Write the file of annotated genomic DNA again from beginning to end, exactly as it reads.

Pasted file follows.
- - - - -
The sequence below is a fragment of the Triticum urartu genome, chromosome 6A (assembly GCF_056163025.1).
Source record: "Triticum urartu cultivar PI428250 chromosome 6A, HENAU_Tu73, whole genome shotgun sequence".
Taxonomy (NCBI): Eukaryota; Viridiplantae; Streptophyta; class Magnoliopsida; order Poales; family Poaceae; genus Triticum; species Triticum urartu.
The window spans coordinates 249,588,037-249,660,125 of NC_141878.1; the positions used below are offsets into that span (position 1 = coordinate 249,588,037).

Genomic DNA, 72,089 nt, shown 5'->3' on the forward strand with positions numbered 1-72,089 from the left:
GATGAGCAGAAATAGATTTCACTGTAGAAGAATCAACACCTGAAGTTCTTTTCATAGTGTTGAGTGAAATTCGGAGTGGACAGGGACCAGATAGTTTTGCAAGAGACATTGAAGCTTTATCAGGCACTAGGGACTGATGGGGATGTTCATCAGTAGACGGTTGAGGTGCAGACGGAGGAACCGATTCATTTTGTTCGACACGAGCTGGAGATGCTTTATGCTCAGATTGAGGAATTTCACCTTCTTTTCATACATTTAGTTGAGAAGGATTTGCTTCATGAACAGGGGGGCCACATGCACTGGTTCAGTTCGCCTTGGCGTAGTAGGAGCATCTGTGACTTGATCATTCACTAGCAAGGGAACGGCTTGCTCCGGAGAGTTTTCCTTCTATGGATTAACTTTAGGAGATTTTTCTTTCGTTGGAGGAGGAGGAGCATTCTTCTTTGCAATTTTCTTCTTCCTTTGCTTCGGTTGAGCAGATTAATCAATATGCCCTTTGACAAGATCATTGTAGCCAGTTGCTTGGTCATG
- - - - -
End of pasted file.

The sequence below is a fragment of the Triticum urartu genome, chromosome 6A (assembly GCF_056163025.1).
Source record: "Triticum urartu cultivar PI428250 chromosome 6A, HENAU_Tu73, whole genome shotgun sequence".
Taxonomy (NCBI): Eukaryota; Viridiplantae; Streptophyta; class Magnoliopsida; order Poales; family Poaceae; genus Triticum; species Triticum urartu.
The window spans coordinates 249,588,037-249,660,125 of NC_141878.1; the positions used below are offsets into that span (position 1 = coordinate 249,588,037).

Genomic DNA, 72,089 nt, shown 5'->3' on the forward strand with positions numbered 1-72,089 from the left:
GATGAGCAGAAATAGATTTCACTGTAGAAGAATCAACACCTGAAGTTCTTTTCATAGTGTTGAGTGAAATTCGGAGTGGACAGGGACCAGATAGTTTTGCAAGAGACATTGAAGCTTTATCAGGCACTAGGGACTGATGGGGATGTTCATCAGTAGACGGTTGAGGTGCAGACGGAGGAACCGATTCATTTTGTTCGACACGAGCTGGAGATGCTTTATGCTCAGATTGAGGAATTTCACCTTCTTTTCATACATTTAGTTGAGAAGGATTTGCTTCATGAACAGGGGGGCCACATGCACTGGTTCAGTTCGCCTTGGCGTAGTAGGAGCATCTGTGACTTGATCATTCACTAGCAAGGGAACGGCTTGCTCCGGAGAGTTTTCCTTCTATGGATTAACTTTAGGAGATTTTTCTTTCGTTGGAGGAGGAGGAGCATTCTTCTTTGCAATTTTCTTCTTCCTTTGCTTCGGTTGAGCAGATTAATCAATATGCCCTTTGACAAGATCATTGTAGCCAGTTGCTTGGTCATG